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Posted by on August 8, 2011 in library school

 

crowdsourcing archival research

While I’ve heard of many crowdsourced archival transcription projects, the United States Holocaust Memorial Museum’s Children of the Lodz Ghetto: A Memorial Research Project is the first crowdsourced archival research project I’ve come across.

The Children of the Lodz Ghetto Project aims to find out what happened to over 13,000 students who signed the Lodz ghetto schools album in September 1941.  Volunteers pick a name, research the museum’s digital archives, and submit their findings.  The research results are then posted online after being reviewed by museum staff.

I think crowdsourcing archival research is awesome for many reasons.  First, crowdsourcing in general is a great way for archives to leverage the power of the public.  Another key result of projects like this is that it demonstrates what archival research is like, which can cause people to become more interested in archives as institutions.  Before I was interested in a career in libraries, I had no idea what archives were all about.  Had I known about archives back in college, I definitely would have dived into this field much earlier.  This project is a great way to introduce students to archival research.  A professor at George Washington University has heavily incorporated the Children of the Lodz Ghetto Project into her university writing class.  Archives should be more proactive in teaching students about archival research and not just wait for teachers and professors to use archives in their classes.

I hope to see more projects like this in the future.  If you know of any other projects that crowdsource archival research, please share in the comments!

 
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Posted by on August 3, 2011 in archives, links

 

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library day in the life, round 7 (#libday7)

CC image courtesy of Cat Sidh on Flickr

This week is round seven of the Library Day in the Life Project, so here’s a summary of my day as a Circulation Specialist at the American University Library.

8:30-9:00am:  Arrived at the library and took care of opening Circ duties, which include ensuring the register has the correct amount of money, turning on all 4 desk computers, and logging into 4 Circ clients on each computer (we are part of a consortium, and the programs we use are two Voyagers, Millennium, and Illiad).  Grabbed coffee before the library opened at 9:00am.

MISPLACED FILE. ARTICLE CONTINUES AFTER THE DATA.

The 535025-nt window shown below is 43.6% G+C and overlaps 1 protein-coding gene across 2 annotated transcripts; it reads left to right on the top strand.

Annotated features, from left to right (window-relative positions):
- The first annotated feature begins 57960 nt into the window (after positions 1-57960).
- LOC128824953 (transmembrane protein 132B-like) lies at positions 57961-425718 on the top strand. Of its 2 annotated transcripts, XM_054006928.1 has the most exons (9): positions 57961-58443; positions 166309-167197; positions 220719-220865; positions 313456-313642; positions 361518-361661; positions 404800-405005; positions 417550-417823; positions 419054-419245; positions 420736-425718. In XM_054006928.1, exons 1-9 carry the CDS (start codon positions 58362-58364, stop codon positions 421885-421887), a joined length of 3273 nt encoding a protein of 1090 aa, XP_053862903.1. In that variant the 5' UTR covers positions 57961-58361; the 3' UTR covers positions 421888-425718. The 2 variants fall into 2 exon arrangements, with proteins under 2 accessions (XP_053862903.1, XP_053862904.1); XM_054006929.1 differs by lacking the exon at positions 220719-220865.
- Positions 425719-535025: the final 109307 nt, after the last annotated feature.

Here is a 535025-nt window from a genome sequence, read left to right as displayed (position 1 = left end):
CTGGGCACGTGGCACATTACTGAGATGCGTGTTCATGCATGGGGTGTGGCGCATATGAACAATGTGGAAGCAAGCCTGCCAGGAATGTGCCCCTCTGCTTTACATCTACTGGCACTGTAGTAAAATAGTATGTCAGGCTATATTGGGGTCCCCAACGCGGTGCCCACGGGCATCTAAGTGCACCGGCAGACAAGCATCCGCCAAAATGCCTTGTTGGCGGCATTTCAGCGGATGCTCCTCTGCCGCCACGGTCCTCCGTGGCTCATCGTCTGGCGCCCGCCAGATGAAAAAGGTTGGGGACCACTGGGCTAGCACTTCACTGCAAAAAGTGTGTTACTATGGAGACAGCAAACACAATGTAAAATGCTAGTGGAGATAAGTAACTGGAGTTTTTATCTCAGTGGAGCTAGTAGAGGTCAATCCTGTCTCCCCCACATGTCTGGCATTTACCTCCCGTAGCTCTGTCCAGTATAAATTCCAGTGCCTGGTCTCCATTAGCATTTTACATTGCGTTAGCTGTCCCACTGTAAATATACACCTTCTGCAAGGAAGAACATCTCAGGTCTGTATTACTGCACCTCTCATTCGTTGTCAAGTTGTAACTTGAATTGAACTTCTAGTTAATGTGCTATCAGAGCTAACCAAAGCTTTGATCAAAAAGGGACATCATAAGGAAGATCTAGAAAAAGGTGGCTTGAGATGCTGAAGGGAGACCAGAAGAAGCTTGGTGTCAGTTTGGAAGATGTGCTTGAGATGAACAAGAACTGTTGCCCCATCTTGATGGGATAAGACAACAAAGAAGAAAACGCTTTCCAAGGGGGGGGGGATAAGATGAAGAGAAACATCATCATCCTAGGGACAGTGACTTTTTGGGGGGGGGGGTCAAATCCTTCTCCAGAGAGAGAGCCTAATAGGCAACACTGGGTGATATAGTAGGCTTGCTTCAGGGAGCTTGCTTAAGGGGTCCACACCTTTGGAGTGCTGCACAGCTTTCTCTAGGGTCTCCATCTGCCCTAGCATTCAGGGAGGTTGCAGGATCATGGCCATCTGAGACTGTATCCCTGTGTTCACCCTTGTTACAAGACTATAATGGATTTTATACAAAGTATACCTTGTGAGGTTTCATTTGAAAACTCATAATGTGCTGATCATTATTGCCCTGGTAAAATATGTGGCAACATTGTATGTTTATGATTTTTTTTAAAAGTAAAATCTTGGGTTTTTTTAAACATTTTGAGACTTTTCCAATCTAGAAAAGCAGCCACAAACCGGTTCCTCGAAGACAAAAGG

9:00-11:00am:  Staffed the Circ Desk.  One of the main opening duties is making sure a part-time student assistant empties the book drops.  I discharged all the items, making sure to backdate the return date to yesterday.  The opening desk shift is generally pretty slow, especially in the summer.  Nothing out of the ordinary occurred during my shift — checked out books, accepted book returns, took some fines, and answered questions about alumni access to the library’s databases.

11:00am-12:00pm:  Spoke with the ILL Coordinator about a patron inquiry I received while at the Circ Desk.  Checked emails and reviewed my schedule for the day.  Organized files for our inventory project and printed out shelf-lists for our student assistants to work on.

12:00-1:00pm:  Ate lunch with our Collection Development Librarian and two visiting librarians from the American University of Nigeria.

1:00-2:00pm:  Shadowed the Reference Desk.  I’m training in reference this summer in preparation for a desk shift starting in the fall semester.

2:00-4:00pm:  Attended the online Lyrasis training “Interpreting and Coding the OCLC MARC Bibliographic Record,” the first of three sessions.  Learned all about the first and second indicators of the 245 and 1XX fields.

 
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Posted by on July 27, 2011 in day in the life